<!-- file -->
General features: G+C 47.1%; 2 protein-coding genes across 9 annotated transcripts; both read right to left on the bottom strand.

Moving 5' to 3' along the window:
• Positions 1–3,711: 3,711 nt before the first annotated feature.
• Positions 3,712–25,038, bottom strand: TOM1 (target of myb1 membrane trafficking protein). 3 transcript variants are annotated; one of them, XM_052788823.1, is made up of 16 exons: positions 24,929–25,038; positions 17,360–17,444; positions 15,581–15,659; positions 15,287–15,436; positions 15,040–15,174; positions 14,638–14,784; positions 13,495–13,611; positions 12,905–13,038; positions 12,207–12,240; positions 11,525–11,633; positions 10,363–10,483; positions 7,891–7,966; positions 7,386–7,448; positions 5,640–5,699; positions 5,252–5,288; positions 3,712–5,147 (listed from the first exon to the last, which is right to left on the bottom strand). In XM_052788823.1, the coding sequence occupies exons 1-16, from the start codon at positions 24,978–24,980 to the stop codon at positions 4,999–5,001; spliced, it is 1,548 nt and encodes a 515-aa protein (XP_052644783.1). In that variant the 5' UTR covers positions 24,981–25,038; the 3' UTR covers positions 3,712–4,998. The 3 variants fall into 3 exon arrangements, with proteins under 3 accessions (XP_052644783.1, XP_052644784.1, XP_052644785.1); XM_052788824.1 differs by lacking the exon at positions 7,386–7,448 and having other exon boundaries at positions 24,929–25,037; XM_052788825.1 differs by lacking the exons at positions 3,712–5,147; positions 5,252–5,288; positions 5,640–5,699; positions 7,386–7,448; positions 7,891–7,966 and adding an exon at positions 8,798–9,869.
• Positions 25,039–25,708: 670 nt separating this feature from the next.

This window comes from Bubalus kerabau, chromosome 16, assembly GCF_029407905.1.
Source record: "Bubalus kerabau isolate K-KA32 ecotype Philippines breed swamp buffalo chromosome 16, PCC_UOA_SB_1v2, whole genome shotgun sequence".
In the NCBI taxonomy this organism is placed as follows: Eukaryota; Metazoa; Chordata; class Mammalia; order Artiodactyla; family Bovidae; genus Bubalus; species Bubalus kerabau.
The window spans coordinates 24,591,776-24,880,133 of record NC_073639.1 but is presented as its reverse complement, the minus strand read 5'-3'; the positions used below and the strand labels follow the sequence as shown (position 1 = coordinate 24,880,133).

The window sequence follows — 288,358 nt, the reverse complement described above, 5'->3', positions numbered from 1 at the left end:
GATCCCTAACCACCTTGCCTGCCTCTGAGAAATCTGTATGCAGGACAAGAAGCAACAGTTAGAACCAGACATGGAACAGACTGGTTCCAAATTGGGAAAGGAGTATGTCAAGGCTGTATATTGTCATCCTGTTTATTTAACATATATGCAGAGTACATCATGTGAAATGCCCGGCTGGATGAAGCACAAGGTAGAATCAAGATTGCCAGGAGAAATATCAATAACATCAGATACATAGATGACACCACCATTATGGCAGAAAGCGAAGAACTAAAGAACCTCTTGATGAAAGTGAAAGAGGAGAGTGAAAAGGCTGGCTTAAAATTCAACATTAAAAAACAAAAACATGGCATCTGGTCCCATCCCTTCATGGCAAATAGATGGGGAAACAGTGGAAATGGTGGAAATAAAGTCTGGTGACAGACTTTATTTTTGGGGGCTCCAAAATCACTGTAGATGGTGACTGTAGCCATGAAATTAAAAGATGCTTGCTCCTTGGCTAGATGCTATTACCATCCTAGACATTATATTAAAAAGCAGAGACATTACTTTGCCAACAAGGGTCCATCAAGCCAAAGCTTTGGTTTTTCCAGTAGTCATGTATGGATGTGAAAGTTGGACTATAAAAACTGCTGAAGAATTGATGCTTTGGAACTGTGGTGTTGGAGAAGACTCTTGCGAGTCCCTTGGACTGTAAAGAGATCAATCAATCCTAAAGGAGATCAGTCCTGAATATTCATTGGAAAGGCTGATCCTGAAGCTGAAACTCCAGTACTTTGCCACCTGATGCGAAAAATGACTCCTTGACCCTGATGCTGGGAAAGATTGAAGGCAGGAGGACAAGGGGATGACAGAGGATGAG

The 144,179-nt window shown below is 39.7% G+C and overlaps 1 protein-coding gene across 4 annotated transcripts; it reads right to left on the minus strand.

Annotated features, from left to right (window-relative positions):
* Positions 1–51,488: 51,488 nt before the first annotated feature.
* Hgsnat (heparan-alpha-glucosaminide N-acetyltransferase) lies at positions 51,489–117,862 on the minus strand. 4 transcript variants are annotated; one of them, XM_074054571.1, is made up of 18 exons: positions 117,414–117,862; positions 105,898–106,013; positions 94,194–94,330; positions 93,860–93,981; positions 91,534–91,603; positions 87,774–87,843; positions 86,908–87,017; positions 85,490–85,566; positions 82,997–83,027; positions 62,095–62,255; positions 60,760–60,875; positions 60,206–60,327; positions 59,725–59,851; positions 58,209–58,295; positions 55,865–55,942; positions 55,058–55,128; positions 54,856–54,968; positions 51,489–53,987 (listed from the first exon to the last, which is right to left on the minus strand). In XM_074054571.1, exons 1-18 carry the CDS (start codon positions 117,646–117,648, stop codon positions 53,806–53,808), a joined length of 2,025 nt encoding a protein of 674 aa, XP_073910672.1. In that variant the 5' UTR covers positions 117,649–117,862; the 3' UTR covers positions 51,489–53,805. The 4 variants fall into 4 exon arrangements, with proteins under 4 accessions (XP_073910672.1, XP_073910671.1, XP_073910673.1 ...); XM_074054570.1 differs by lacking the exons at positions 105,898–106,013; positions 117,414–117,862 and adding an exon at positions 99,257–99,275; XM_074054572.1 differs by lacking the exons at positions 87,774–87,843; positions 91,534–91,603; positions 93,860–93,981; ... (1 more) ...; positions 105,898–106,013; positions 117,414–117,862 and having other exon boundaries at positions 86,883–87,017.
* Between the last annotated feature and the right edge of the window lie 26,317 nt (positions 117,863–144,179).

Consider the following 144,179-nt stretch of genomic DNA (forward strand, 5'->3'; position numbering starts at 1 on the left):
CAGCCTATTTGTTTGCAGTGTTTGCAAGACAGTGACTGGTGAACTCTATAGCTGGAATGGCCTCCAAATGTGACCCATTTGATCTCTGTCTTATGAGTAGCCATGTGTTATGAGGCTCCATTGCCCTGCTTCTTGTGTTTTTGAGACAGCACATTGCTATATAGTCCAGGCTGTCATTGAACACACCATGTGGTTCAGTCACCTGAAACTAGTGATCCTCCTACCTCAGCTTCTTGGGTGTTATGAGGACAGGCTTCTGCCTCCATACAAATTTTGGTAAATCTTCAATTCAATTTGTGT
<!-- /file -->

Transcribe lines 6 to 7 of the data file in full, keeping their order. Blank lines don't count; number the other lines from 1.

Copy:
This window comes from Bubalus kerabau, chromosome 16, assembly GCF_029407905.1.
Source record: "Bubalus kerabau isolate K-KA32 ecotype Philippines breed swamp buffalo chromosome 16, PCC_UOA_SB_1v2, whole genome shotgun sequence".